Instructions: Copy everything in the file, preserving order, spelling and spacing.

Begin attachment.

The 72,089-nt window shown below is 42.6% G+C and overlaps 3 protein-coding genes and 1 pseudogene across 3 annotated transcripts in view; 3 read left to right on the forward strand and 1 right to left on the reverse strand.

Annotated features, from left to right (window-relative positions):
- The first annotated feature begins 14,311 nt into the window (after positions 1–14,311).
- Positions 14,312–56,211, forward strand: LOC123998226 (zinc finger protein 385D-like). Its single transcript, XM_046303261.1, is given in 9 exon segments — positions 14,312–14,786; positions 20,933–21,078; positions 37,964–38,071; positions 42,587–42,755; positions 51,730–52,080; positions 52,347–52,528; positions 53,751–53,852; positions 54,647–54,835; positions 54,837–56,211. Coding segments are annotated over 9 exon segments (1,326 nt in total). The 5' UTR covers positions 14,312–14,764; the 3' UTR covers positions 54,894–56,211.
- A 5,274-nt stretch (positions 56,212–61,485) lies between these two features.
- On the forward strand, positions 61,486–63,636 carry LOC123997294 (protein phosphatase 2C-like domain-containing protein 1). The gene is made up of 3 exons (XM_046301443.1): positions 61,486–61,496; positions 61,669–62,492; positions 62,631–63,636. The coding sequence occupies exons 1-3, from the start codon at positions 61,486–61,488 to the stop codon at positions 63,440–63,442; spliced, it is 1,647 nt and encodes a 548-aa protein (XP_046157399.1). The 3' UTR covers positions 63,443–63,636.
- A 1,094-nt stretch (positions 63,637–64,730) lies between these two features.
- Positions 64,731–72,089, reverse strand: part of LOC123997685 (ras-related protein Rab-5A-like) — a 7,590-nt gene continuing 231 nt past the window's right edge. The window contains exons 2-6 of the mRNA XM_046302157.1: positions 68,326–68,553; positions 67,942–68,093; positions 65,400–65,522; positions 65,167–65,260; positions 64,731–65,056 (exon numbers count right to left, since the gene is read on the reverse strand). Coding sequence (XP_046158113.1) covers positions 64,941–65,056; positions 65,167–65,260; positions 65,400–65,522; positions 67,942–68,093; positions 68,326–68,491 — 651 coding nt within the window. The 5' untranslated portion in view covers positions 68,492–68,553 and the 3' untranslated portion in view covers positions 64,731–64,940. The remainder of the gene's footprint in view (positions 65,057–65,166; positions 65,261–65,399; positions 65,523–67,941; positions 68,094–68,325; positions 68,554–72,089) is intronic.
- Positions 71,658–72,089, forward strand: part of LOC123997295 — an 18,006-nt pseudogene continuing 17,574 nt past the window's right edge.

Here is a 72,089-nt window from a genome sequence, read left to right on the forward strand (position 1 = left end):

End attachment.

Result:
The 72,089-nt window shown below is 42.6% G+C and overlaps 3 protein-coding genes and 1 pseudogene across 3 annotated transcripts in view; 3 read left to right on the forward strand and 1 right to left on the reverse strand.

Annotated features, from left to right (window-relative positions):
- The first annotated feature begins 14,311 nt into the window (after positions 1–14,311).
- Positions 14,312–56,211, forward strand: LOC123998226 (zinc finger protein 385D-like). Its single transcript, XM_046303261.1, is given in 9 exon segments — positions 14,312–14,786; positions 20,933–21,078; positions 37,964–38,071; positions 42,587–42,755; positions 51,730–52,080; positions 52,347–52,528; positions 53,751–53,852; positions 54,647–54,835; positions 54,837–56,211. Coding segments are annotated over 9 exon segments (1,326 nt in total). The 5' UTR covers positions 14,312–14,764; the 3' UTR covers positions 54,894–56,211.
- A 5,274-nt stretch (positions 56,212–61,485) lies between these two features.
- On the forward strand, positions 61,486–63,636 carry LOC123997294 (protein phosphatase 2C-like domain-containing protein 1). The gene is made up of 3 exons (XM_046301443.1): positions 61,486–61,496; positions 61,669–62,492; positions 62,631–63,636. The coding sequence occupies exons 1-3, from the start codon at positions 61,486–61,488 to the stop codon at positions 63,440–63,442; spliced, it is 1,647 nt and encodes a 548-aa protein (XP_046157399.1). The 3' UTR covers positions 63,443–63,636.
- A 1,094-nt stretch (positions 63,637–64,730) lies between these two features.
- Positions 64,731–72,089, reverse strand: part of LOC123997685 (ras-related protein Rab-5A-like) — a 7,590-nt gene continuing 231 nt past the window's right edge. The window contains exons 2-6 of the mRNA XM_046302157.1: positions 68,326–68,553; positions 67,942–68,093; positions 65,400–65,522; positions 65,167–65,260; positions 64,731–65,056 (exon numbers count right to left, since the gene is read on the reverse strand). Coding sequence (XP_046158113.1) covers positions 64,941–65,056; positions 65,167–65,260; positions 65,400–65,522; positions 67,942–68,093; positions 68,326–68,491 — 651 coding nt within the window. The 5' untranslated portion in view covers positions 68,492–68,553 and the 3' untranslated portion in view covers positions 64,731–64,940. The remainder of the gene's footprint in view (positions 65,057–65,166; positions 65,261–65,399; positions 65,523–67,941; positions 68,094–68,325; positions 68,554–72,089) is intronic.
- Positions 71,658–72,089, forward strand: part of LOC123997295 — an 18,006-nt pseudogene continuing 17,574 nt past the window's right edge.

Here is a 72,089-nt window from a genome sequence, read left to right on the forward strand (position 1 = left end):